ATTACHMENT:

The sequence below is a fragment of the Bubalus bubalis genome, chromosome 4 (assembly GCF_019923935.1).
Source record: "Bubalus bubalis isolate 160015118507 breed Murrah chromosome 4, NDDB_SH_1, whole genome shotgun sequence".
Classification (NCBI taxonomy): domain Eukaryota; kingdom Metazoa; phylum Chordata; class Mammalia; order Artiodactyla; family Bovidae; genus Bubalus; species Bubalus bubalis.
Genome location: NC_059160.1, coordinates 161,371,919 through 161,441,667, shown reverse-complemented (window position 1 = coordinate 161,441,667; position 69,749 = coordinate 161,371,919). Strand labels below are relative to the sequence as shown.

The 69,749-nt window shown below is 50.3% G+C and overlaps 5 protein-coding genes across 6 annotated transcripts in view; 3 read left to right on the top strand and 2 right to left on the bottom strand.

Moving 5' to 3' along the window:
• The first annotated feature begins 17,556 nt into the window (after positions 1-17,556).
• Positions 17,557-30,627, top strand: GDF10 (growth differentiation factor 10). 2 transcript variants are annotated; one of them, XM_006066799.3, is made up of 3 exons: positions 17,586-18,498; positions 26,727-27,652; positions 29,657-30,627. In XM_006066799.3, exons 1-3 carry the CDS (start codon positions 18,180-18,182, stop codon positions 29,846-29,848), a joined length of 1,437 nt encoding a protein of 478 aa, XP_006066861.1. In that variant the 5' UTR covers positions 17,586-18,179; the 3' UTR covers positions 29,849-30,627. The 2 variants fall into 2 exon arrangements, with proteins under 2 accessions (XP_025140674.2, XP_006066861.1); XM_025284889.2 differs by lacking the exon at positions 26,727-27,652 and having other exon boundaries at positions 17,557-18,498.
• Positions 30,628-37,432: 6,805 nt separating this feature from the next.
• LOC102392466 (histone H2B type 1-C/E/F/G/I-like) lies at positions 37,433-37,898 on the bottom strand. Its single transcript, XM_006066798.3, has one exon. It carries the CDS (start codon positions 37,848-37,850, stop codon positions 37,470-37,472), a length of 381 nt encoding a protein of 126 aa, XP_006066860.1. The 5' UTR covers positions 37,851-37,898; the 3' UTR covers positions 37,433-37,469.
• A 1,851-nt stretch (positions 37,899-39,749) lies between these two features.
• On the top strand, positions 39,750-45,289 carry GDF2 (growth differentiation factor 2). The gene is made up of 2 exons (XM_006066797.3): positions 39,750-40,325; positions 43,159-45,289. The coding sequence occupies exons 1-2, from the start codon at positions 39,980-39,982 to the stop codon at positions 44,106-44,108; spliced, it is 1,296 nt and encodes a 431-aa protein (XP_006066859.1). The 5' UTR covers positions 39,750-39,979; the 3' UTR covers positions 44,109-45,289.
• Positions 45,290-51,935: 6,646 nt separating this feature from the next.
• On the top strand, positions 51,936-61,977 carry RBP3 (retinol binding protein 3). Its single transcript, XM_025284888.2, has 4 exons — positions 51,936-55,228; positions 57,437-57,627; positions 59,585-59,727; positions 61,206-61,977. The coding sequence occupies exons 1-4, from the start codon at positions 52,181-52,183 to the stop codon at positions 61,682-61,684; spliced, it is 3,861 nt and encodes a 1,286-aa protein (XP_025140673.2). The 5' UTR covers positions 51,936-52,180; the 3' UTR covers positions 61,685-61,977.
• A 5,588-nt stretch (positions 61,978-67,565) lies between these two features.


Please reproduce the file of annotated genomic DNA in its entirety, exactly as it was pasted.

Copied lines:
The sequence below is a fragment of the Bubalus bubalis genome, chromosome 4 (assembly GCF_019923935.1).
Source record: "Bubalus bubalis isolate 160015118507 breed Murrah chromosome 4, NDDB_SH_1, whole genome shotgun sequence".
Classification (NCBI taxonomy): domain Eukaryota; kingdom Metazoa; phylum Chordata; class Mammalia; order Artiodactyla; family Bovidae; genus Bubalus; species Bubalus bubalis.
Genome location: NC_059160.1, coordinates 161,371,919 through 161,441,667, shown reverse-complemented (window position 1 = coordinate 161,441,667; position 69,749 = coordinate 161,371,919). Strand labels below are relative to the sequence as shown.

The 69,749-nt window shown below is 50.3% G+C and overlaps 5 protein-coding genes across 6 annotated transcripts in view; 3 read left to right on the top strand and 2 right to left on the bottom strand.

Moving 5' to 3' along the window:
• The first annotated feature begins 17,556 nt into the window (after positions 1-17,556).
• Positions 17,557-30,627, top strand: GDF10 (growth differentiation factor 10). 2 transcript variants are annotated; one of them, XM_006066799.3, is made up of 3 exons: positions 17,586-18,498; positions 26,727-27,652; positions 29,657-30,627. In XM_006066799.3, exons 1-3 carry the CDS (start codon positions 18,180-18,182, stop codon positions 29,846-29,848), a joined length of 1,437 nt encoding a protein of 478 aa, XP_006066861.1. In that variant the 5' UTR covers positions 17,586-18,179; the 3' UTR covers positions 29,849-30,627. The 2 variants fall into 2 exon arrangements, with proteins under 2 accessions (XP_025140674.2, XP_006066861.1); XM_025284889.2 differs by lacking the exon at positions 26,727-27,652 and having other exon boundaries at positions 17,557-18,498.
• Positions 30,628-37,432: 6,805 nt separating this feature from the next.
• LOC102392466 (histone H2B type 1-C/E/F/G/I-like) lies at positions 37,433-37,898 on the bottom strand. Its single transcript, XM_006066798.3, has one exon. It carries the CDS (start codon positions 37,848-37,850, stop codon positions 37,470-37,472), a length of 381 nt encoding a protein of 126 aa, XP_006066860.1. The 5' UTR covers positions 37,851-37,898; the 3' UTR covers positions 37,433-37,469.
• A 1,851-nt stretch (positions 37,899-39,749) lies between these two features.
• On the top strand, positions 39,750-45,289 carry GDF2 (growth differentiation factor 2). The gene is made up of 2 exons (XM_006066797.3): positions 39,750-40,325; positions 43,159-45,289. The coding sequence occupies exons 1-2, from the start codon at positions 39,980-39,982 to the stop codon at positions 44,106-44,108; spliced, it is 1,296 nt and encodes a 431-aa protein (XP_006066859.1). The 5' UTR covers positions 39,750-39,979; the 3' UTR covers positions 44,109-45,289.
• Positions 45,290-51,935: 6,646 nt separating this feature from the next.
• On the top strand, positions 51,936-61,977 carry RBP3 (retinol binding protein 3). Its single transcript, XM_025284888.2, has 4 exons — positions 51,936-55,228; positions 57,437-57,627; positions 59,585-59,727; positions 61,206-61,977. The coding sequence occupies exons 1-4, from the start codon at positions 52,181-52,183 to the stop codon at positions 61,682-61,684; spliced, it is 3,861 nt and encodes a 1,286-aa protein (XP_025140673.2). The 5' UTR covers positions 51,936-52,180; the 3' UTR covers positions 61,685-61,977.
• A 5,588-nt stretch (positions 61,978-67,565) lies between these two features.